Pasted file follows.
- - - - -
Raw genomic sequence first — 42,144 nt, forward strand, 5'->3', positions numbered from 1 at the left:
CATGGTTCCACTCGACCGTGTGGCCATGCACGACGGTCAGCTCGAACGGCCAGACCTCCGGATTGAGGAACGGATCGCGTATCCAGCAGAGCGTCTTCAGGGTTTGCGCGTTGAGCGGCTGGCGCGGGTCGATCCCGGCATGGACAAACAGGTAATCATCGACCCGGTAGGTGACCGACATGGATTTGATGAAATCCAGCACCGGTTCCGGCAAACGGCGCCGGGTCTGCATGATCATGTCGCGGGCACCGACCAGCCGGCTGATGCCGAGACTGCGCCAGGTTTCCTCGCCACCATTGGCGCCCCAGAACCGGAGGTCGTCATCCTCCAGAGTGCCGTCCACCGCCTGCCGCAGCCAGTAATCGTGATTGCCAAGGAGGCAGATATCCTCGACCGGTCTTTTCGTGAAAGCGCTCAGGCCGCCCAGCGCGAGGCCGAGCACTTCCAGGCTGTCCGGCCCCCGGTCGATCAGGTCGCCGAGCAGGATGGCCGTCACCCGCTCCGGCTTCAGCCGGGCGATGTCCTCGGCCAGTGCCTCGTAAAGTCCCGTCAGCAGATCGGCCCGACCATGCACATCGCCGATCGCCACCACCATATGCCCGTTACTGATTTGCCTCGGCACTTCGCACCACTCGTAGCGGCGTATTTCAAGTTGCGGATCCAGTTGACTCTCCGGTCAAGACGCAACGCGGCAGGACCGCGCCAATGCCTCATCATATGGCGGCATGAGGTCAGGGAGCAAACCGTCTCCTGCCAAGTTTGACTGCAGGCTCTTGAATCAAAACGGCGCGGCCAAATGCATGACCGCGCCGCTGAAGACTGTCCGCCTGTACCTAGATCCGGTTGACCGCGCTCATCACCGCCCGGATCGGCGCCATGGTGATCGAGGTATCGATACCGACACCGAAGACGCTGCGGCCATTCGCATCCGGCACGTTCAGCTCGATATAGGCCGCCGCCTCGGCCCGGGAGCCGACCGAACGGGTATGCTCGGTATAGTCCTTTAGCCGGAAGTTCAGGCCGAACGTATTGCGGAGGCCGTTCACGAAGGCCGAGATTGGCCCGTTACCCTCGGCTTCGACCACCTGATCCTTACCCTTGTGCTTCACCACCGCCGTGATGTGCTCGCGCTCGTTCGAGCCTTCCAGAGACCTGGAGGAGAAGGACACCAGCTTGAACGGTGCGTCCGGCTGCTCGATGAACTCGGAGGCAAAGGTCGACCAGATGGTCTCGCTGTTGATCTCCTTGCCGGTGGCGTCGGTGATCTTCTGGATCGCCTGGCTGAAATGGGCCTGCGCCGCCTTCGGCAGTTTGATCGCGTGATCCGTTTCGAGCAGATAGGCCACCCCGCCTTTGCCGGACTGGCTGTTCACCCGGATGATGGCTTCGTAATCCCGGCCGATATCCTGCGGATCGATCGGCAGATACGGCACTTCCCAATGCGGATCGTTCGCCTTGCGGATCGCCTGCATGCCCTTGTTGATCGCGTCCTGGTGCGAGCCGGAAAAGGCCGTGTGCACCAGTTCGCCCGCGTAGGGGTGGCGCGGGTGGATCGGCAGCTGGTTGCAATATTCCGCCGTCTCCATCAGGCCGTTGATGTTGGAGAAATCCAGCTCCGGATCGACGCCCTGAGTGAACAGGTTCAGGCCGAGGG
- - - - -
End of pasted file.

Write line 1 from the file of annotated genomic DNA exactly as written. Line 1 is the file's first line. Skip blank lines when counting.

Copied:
Raw genomic sequence first — 42,144 nt, forward strand, 5'->3', positions numbered from 1 at the left: